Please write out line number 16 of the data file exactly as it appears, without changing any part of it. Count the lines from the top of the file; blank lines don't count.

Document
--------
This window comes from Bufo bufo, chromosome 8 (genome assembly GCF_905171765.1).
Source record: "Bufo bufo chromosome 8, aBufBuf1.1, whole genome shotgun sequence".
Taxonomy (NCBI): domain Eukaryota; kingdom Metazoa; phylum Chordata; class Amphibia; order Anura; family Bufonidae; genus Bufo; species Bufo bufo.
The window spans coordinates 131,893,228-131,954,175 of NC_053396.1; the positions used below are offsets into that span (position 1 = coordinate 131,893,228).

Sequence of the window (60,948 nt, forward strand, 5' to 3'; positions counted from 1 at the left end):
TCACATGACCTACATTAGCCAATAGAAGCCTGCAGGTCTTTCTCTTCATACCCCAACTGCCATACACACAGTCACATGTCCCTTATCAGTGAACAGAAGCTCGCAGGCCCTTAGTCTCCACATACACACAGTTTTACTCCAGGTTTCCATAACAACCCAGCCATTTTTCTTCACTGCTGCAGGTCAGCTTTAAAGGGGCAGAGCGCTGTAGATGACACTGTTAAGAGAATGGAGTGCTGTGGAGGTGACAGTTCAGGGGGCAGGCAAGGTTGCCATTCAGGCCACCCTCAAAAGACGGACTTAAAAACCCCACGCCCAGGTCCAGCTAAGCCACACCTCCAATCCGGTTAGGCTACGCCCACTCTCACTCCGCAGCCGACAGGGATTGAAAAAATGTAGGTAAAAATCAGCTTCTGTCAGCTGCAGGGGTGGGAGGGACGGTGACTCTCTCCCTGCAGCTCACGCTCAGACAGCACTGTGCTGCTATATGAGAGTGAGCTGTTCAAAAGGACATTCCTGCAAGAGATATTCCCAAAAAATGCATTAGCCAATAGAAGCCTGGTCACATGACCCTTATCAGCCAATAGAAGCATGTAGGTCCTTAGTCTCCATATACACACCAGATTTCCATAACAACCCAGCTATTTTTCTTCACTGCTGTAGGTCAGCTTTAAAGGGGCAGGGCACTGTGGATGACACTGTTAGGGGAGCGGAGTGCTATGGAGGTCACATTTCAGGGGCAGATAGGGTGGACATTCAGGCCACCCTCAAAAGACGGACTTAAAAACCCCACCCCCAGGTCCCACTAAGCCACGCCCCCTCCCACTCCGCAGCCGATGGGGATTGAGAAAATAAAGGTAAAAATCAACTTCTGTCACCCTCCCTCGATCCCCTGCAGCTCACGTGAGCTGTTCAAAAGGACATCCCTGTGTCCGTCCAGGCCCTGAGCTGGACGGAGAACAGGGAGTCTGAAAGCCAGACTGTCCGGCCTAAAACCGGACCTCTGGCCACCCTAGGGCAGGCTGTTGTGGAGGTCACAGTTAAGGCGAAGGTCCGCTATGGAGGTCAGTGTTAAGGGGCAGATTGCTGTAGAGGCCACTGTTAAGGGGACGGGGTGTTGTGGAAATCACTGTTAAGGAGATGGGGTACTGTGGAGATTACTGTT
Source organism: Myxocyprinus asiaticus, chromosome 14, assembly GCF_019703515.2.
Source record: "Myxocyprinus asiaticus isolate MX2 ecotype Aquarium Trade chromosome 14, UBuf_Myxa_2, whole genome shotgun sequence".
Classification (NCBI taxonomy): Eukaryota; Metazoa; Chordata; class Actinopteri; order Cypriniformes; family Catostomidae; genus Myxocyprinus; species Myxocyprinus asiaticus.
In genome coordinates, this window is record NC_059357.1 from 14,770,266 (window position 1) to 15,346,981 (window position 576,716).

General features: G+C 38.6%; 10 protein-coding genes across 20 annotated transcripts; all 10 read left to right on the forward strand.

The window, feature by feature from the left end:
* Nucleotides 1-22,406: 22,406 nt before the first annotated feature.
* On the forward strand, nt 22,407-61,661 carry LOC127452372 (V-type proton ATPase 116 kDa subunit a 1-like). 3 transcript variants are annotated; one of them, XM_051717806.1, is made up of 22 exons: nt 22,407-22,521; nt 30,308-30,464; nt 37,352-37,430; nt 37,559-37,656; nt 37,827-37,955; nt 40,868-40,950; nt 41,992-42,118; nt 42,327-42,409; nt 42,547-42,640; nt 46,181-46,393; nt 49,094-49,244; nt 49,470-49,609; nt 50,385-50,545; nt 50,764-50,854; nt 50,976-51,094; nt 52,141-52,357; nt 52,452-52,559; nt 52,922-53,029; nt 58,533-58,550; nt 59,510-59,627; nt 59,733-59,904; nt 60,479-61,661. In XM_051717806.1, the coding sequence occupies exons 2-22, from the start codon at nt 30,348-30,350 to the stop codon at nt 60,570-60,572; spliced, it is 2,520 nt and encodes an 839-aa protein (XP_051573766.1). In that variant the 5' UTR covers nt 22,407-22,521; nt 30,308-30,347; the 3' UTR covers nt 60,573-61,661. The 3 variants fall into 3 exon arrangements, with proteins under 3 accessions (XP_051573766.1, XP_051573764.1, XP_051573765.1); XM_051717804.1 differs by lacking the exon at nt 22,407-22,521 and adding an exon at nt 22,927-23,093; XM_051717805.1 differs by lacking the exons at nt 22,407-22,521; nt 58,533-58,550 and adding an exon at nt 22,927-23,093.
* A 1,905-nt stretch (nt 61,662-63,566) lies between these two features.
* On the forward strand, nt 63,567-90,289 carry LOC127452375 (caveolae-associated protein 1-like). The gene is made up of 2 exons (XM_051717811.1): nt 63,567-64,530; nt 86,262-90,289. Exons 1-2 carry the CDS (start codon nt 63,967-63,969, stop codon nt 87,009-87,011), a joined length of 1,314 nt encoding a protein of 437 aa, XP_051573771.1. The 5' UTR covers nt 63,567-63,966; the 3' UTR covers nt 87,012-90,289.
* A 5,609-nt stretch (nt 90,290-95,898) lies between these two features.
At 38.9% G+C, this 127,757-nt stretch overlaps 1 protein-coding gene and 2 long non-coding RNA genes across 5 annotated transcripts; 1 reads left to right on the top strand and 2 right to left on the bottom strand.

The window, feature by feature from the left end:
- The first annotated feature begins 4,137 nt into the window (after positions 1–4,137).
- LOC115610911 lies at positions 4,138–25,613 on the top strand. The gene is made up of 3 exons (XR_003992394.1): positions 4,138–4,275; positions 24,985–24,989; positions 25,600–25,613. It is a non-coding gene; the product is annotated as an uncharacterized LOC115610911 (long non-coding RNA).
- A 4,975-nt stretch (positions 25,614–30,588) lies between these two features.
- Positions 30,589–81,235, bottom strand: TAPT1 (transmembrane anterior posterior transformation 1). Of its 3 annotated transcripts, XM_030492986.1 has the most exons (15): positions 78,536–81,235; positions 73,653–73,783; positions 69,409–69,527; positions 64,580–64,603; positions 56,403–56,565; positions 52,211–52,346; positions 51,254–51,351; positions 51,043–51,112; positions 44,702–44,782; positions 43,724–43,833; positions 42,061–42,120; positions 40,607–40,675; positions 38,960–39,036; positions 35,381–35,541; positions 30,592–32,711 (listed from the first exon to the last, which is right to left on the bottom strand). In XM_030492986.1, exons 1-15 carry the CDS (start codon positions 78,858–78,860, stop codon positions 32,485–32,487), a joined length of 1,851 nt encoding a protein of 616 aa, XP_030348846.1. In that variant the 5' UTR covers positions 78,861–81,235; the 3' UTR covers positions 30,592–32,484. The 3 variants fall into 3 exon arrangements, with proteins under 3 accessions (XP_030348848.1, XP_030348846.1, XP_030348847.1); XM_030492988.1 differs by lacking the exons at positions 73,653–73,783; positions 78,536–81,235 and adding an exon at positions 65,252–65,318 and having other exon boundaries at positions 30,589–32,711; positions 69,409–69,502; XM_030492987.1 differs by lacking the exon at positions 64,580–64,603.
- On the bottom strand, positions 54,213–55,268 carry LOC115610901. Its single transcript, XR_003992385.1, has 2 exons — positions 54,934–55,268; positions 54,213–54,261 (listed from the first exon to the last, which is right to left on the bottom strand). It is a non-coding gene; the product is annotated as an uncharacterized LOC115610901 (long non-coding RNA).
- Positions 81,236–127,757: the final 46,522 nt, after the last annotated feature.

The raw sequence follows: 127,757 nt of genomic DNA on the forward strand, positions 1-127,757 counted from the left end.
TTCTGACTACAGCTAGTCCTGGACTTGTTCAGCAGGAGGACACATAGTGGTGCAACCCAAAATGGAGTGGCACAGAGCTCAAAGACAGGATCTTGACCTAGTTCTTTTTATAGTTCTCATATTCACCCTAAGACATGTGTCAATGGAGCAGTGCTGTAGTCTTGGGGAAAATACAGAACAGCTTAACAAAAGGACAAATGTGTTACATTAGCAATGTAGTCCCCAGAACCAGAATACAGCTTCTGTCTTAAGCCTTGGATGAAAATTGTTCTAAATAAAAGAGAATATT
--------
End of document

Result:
* On the forward strand, nt 63,567-90,289 carry LOC127452375 (caveolae-associated protein 1-like). The gene is made up of 2 exons (XM_051717811.1): nt 63,567-64,530; nt 86,262-90,289. Exons 1-2 carry the CDS (start codon nt 63,967-63,969, stop codon nt 87,009-87,011), a joined length of 1,314 nt encoding a protein of 437 aa, XP_051573771.1. The 5' UTR covers nt 63,567-63,966; the 3' UTR covers nt 87,012-90,289.